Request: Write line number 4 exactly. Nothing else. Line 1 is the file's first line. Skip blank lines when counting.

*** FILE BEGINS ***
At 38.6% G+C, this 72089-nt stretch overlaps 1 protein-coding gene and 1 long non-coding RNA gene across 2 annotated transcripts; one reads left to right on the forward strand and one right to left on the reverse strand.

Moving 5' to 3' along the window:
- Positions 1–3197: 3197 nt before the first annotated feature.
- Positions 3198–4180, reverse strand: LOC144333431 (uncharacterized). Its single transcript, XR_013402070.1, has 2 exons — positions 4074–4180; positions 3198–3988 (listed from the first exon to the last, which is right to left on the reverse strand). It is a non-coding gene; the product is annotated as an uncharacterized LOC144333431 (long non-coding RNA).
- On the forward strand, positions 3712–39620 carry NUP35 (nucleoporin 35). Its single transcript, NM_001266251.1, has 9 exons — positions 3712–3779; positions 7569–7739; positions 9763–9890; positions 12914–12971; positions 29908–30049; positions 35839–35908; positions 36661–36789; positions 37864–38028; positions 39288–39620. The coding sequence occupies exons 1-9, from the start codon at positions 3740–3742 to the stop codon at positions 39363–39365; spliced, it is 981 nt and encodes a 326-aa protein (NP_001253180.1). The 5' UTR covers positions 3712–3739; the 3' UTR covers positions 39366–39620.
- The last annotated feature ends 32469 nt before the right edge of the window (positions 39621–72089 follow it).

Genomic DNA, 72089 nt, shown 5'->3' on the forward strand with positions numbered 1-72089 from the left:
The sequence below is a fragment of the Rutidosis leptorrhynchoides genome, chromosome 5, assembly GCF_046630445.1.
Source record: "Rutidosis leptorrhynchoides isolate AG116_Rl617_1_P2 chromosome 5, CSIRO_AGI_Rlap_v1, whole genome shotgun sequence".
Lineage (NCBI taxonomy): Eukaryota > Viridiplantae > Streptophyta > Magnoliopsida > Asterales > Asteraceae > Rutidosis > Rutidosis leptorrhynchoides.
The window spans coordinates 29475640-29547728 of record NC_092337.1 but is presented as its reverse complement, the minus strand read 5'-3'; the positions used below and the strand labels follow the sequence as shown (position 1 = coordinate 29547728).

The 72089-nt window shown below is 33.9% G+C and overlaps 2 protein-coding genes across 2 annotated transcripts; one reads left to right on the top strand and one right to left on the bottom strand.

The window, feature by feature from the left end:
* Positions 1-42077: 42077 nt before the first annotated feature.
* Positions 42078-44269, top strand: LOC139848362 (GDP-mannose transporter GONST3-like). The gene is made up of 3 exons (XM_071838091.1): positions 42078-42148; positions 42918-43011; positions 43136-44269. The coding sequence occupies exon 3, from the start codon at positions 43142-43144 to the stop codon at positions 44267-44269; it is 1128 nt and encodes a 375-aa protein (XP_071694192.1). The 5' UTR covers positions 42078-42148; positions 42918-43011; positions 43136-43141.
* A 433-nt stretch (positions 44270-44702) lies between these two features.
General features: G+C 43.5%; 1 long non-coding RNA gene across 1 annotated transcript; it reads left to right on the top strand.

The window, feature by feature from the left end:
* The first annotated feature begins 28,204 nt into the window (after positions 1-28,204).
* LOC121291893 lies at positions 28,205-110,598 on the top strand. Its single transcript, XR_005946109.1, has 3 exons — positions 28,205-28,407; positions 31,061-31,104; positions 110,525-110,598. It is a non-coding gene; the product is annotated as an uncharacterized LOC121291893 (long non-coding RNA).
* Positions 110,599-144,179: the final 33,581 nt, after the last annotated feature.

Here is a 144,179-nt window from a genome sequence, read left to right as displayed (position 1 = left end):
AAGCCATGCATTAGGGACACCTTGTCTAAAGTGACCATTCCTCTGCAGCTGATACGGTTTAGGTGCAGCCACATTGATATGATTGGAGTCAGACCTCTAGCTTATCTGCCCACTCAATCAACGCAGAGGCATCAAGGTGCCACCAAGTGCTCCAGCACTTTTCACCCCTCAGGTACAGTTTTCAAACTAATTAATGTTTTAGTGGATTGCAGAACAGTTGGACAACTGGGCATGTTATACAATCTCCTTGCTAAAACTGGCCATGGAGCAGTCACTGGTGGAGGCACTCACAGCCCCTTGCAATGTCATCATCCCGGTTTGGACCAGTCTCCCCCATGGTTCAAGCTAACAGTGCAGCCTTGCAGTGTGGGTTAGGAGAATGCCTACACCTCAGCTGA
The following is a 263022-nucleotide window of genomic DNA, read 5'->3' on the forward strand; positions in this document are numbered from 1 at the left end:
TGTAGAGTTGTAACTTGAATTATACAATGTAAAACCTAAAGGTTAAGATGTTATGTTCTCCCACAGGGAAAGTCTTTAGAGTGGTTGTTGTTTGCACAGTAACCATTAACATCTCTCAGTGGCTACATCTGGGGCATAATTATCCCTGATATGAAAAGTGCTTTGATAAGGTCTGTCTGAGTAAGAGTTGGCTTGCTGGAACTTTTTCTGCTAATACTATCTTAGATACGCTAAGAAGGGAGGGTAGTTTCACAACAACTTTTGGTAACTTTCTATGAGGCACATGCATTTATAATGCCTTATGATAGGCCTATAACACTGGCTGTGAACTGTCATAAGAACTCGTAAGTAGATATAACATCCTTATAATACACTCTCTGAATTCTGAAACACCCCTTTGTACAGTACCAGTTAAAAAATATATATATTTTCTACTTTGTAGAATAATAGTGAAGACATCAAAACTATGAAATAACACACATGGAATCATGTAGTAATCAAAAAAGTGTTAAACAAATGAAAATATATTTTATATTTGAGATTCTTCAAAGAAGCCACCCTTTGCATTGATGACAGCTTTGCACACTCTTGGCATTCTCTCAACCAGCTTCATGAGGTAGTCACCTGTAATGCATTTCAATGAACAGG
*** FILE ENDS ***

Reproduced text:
- Positions 3198–4180, reverse strand: LOC144333431 (uncharacterized). Its single transcript, XR_013402070.1, has 2 exons — positions 4074–4180; positions 3198–3988 (listed from the first exon to the last, which is right to left on the reverse strand). It is a non-coding gene; the product is annotated as an uncharacterized LOC144333431 (long non-coding RNA).